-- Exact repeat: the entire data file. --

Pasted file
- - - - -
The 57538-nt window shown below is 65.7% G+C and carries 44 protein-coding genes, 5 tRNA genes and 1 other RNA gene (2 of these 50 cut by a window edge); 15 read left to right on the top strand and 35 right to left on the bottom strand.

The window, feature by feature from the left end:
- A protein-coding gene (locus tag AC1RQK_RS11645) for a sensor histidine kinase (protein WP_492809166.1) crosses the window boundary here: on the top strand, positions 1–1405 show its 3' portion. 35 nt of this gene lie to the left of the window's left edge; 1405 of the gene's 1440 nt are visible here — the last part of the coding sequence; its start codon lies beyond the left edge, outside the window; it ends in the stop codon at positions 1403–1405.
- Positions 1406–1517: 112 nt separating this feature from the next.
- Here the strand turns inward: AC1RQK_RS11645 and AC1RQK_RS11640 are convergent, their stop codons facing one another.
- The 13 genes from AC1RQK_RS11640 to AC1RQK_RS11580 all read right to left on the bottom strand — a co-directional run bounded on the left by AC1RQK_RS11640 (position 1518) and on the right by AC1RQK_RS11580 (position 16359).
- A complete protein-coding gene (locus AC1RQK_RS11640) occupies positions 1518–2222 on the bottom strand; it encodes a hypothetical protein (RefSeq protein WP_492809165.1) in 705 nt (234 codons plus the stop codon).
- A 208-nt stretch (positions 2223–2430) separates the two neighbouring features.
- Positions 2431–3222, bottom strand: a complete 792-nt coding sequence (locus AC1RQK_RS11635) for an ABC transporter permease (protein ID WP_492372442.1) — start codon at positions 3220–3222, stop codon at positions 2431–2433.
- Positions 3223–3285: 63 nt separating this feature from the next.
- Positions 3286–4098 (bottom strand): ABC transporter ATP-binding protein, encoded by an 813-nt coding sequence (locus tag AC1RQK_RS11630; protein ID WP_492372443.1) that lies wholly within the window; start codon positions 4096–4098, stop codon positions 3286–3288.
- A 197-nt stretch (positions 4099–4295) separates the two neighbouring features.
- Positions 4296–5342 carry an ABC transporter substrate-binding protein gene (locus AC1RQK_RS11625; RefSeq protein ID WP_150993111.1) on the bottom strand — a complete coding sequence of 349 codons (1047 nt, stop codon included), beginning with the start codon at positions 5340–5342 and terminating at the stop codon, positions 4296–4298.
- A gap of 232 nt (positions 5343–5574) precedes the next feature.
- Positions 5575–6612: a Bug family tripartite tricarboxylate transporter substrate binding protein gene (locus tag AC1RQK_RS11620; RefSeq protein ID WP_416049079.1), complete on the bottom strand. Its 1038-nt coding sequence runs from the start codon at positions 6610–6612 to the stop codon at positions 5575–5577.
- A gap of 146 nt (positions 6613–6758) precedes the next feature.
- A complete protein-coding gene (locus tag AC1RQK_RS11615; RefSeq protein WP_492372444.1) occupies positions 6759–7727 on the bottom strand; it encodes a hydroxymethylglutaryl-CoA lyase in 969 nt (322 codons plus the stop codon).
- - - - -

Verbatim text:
The 57538-nt window shown below is 65.7% G+C and carries 44 protein-coding genes, 5 tRNA genes and 1 other RNA gene (2 of these 50 cut by a window edge); 15 read left to right on the top strand and 35 right to left on the bottom strand.

The window, feature by feature from the left end:
- A protein-coding gene (locus tag AC1RQK_RS11645) for a sensor histidine kinase (protein WP_492809166.1) crosses the window boundary here: on the top strand, positions 1–1405 show its 3' portion. 35 nt of this gene lie to the left of the window's left edge; 1405 of the gene's 1440 nt are visible here — the last part of the coding sequence; its start codon lies beyond the left edge, outside the window; it ends in the stop codon at positions 1403–1405.
- Positions 1406–1517: 112 nt separating this feature from the next.
- Here the strand turns inward: AC1RQK_RS11645 and AC1RQK_RS11640 are convergent, their stop codons facing one another.
- The 13 genes from AC1RQK_RS11640 to AC1RQK_RS11580 all read right to left on the bottom strand — a co-directional run bounded on the left by AC1RQK_RS11640 (position 1518) and on the right by AC1RQK_RS11580 (position 16359).
- A complete protein-coding gene (locus AC1RQK_RS11640) occupies positions 1518–2222 on the bottom strand; it encodes a hypothetical protein (RefSeq protein WP_492809165.1) in 705 nt (234 codons plus the stop codon).
- A 208-nt stretch (positions 2223–2430) separates the two neighbouring features.
- Positions 2431–3222, bottom strand: a complete 792-nt coding sequence (locus AC1RQK_RS11635) for an ABC transporter permease (protein ID WP_492372442.1) — start codon at positions 3220–3222, stop codon at positions 2431–2433.
- Positions 3223–3285: 63 nt separating this feature from the next.
- Positions 3286–4098 (bottom strand): ABC transporter ATP-binding protein, encoded by an 813-nt coding sequence (locus tag AC1RQK_RS11630; protein ID WP_492372443.1) that lies wholly within the window; start codon positions 4096–4098, stop codon positions 3286–3288.
- A 197-nt stretch (positions 4099–4295) separates the two neighbouring features.
- Positions 4296–5342 carry an ABC transporter substrate-binding protein gene (locus AC1RQK_RS11625; RefSeq protein ID WP_150993111.1) on the bottom strand — a complete coding sequence of 349 codons (1047 nt, stop codon included), beginning with the start codon at positions 5340–5342 and terminating at the stop codon, positions 4296–4298.
- A gap of 232 nt (positions 5343–5574) precedes the next feature.
- Positions 5575–6612: a Bug family tripartite tricarboxylate transporter substrate binding protein gene (locus tag AC1RQK_RS11620; RefSeq protein ID WP_416049079.1), complete on the bottom strand. Its 1038-nt coding sequence runs from the start codon at positions 6610–6612 to the stop codon at positions 5575–5577.
- A gap of 146 nt (positions 6613–6758) precedes the next feature.
- A complete protein-coding gene (locus tag AC1RQK_RS11615; RefSeq protein WP_492372444.1) occupies positions 6759–7727 on the bottom strand; it encodes a hydroxymethylglutaryl-CoA lyase in 969 nt (322 codons plus the stop codon).